No. 1 Georgia looking for improved short-yardage production
By CHARLES ODUM
ATHENS, Ga. (AP) Georgia placekicker Jack Podlesny doesn't always find quarterback Stetson Bennett, who also serves as the holder on kicks, to be in a great mood.
When running onto the field in last week's 16-6 win at Kentucky, Podlesny noticed Bennett was more upbeat when holding for extra points than for field goals. That just meant Bennett and the offense had failed to find the end zone.
No. 1 Georgia (11-0, 8-0 Southeastern Conference) protected its unbeaten record and capped an unblemished mark in the league. Even so, the Bulldogs were far from perfect in short-yardage situations while having to rely on three field goals.
"Definitely running out onto the field, I can remember the third or second field goal specifically, he's out there and he's just shaking his head," Podlesny said of Bennett on Monday. "He's like: `This isn't great. This isn't seven points. This is only three.'"
Running back Kenny Milton was stopped for no gain on a fourth-and-one play to open the fourth quarter. Georgia also couldn't convert two third-down plays when it needed only one and two yards in the final quarter.
The short-yardage offense will be an emphasis in practice this week for Saturday's regular-season finale against Georgia Tech, which gained momentum with last week's 21-17 win at then-No. 13 North Carolina.
Georgia coach Kirby Smart says he looks to "be creative" when devising the best short-yardage plan.
"You have to sit and think, are we in the best personnel grouping to do it?" Smart said Monday. "Are we giving it to the right side? Are we attacking the weakness of their defense? ... Are we in our best personal grouping? Do you have to get big to get one yard or can you stay little and can you spread them out?"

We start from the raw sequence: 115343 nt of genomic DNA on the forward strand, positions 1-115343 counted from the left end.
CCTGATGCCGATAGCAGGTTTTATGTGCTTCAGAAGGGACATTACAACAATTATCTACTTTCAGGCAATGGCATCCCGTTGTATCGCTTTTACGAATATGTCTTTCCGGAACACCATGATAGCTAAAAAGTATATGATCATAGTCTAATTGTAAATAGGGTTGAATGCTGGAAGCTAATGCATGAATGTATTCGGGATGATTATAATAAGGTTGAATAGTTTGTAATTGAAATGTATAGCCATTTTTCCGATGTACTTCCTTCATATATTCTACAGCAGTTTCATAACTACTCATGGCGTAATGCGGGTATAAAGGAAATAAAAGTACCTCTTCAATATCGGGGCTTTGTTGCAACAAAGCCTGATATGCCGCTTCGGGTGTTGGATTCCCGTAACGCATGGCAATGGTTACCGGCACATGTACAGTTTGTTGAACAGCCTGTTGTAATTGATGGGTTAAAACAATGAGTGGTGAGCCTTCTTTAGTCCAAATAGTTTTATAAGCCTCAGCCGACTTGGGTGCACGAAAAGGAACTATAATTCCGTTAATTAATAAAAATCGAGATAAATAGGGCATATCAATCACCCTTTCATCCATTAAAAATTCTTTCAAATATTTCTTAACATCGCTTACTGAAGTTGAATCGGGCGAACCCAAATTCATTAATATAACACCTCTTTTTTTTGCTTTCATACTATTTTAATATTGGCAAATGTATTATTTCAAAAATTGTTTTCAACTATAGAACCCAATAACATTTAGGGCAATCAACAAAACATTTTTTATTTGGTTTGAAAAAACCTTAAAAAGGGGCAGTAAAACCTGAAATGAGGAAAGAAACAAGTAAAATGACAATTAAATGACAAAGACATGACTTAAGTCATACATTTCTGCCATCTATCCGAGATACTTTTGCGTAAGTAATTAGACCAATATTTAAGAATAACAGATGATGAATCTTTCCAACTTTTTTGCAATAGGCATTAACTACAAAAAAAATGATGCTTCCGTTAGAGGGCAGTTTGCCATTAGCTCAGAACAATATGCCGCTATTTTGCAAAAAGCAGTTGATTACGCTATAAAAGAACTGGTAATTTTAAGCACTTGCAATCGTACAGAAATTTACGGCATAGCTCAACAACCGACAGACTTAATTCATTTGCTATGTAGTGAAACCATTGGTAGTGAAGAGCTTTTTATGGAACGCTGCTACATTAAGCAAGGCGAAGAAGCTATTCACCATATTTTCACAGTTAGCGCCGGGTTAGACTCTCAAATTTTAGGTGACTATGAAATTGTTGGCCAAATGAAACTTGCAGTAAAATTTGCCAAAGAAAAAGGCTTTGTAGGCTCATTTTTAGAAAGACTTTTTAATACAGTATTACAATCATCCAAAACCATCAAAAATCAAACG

Georgia played big against the Wildcats, using 300-pound defensive tackle Jalen Carter as an extra blocker. The extra muscle wasn't enough for Georgia's offensive line to create the needed surge on the short-yardage plays.
The Bulldogs still had enough offense to hold on against Kentucky, but 16 points may not be enough against Georgia Tech or in the Dec. 3 SEC championship game against No. 6 LSU. Georgia, also No. 1 in the College Football Playoff ranking, is looking to regain its offensive momentum for a run at a second consecutive national championship.
The Bulldogs scored their only touchdown against on a 9-yard run by Kenny McIntosh. It was not a typical performance for the Bulldogs, who rank 11th in the nation with their average of 38.4 points per game.
Georgia leads the nation in red-zone scoring efficiency. The fourth-down stop was only the second time the Bulldogs have failed to score in 61 red-zone possessions. The one negative for Smart in that statistic is having to rely on field goals in 19 of the 59 red-zone scores.
"We took a step back, you know, last week," Smart said. "And the level of concern is about execution. It's not like you can say it's one thing or oh, you have a problem here. ... Every play we can point to and say we have a failure here. And when you have a failure here, we don't execute. You play good defenses, they capitalize on you."
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Updated November 21, 2022
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